This variety box of liquid treats contained six different Shiner beers, all while selling for the low sticker price of $7.99 (read: great value). I'm going to list some of the different taste and drinkability characteristics for each of the beers below, but to tell you the truth, these beers all kind of tasted the same and were similarly easy to drink. They are all kind of watered-down, low ABV beers with average tastes, and were super-duper-UPER easy to drink. As my lovely wife said, "they taste like beer," which I guess is what any competent brewer should strive for. God forbid she tasted it and said "this tastes like turpentine" or "this tastes like maple syrup," although I bet there is a maple syrup flavored beer out there somewhere - FOR SHAME!!!! Now for the reviews...

Shiner Bock: Their most popular/widely distributed beer. There is a slight malty taste, but not a whole lot else going on. It's like dark colored beer water. But not bad! 4.4% ABV

Shiner Black Lager: This beer tasted like smoke. Seriously, like campfire smoke. Maybe they added some liquid smoke to the brew who knows, but at least it had some taste to it, which went down easy and was pretty yummy. 4.9% ABV

Shiner Kosmos Reserve: This beer is a shout out to the founder, Kosmos Spoetzl, and only appears every now and then, depending on when the brewery feels like making it. This is a total fridge beer, or one that you drink while watching your kid's (or someone else's kids) T-ball game. Gotta pass the time somehow right? It has a really mild taste, not much different from the others, but it super easy to drink. And it gives you a buzz if you drink enough of 'em. 5.0% ABV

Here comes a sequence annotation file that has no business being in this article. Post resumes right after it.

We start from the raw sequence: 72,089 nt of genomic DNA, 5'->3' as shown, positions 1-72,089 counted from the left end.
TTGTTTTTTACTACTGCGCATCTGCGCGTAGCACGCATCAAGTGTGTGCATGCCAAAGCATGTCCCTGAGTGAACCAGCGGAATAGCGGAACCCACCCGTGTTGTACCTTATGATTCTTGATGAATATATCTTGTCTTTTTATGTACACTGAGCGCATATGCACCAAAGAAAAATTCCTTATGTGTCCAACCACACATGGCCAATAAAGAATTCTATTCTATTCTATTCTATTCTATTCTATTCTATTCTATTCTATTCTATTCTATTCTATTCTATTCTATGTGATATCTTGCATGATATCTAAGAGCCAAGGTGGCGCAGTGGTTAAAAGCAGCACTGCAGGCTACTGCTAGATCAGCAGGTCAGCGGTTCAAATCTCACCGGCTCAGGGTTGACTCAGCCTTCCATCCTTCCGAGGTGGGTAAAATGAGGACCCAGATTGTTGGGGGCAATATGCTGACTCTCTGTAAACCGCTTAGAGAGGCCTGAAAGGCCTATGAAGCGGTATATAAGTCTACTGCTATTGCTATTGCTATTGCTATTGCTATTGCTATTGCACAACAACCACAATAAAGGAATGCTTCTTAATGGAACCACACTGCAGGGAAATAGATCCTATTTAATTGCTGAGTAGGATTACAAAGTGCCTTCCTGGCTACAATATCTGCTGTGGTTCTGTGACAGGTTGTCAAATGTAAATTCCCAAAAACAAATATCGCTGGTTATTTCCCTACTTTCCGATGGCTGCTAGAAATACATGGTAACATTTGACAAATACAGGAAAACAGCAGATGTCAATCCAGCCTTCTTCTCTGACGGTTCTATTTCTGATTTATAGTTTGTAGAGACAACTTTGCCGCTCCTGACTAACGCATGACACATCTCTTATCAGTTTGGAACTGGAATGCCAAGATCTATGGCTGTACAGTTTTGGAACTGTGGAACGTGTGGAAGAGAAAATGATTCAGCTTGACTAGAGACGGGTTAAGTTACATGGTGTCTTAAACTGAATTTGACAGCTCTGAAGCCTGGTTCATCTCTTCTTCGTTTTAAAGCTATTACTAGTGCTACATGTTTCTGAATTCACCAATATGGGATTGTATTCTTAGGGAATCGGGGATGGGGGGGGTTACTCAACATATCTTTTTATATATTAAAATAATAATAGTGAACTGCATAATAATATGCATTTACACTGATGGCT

Shiner Old Time Alt: I'm not sure what they mean by Alt, I thought it was misspelled on the bottle but I guess I am in the wrong here. This one has some hops to it, and you can taste them, but its not overwhelming at all. 4.2% ABV 

Shiner Blonde Ale: Probably the worst of the bunch, the blonde ale was pretty pathetic in the taste department and only had a little malt noticeable. Not a lot going on here. 4.4% ABV

Shiner Hefeweizen: The hefeweizen was probably the best of the reunion (kind of like Uncle Jessie at the Full House reunion), and it had some real flavor to it. I could taste some fruits, maybe a little orange or apricot, in this beer. And I usually think most hefes taste like dirty sausage, but this one didn't taste like that at all, so I enjoyed it a fair bit. The overall taste was weak for a hefe, but it was, as with the others, really easy to drink. Plus it had the highest ABV at 5.4%.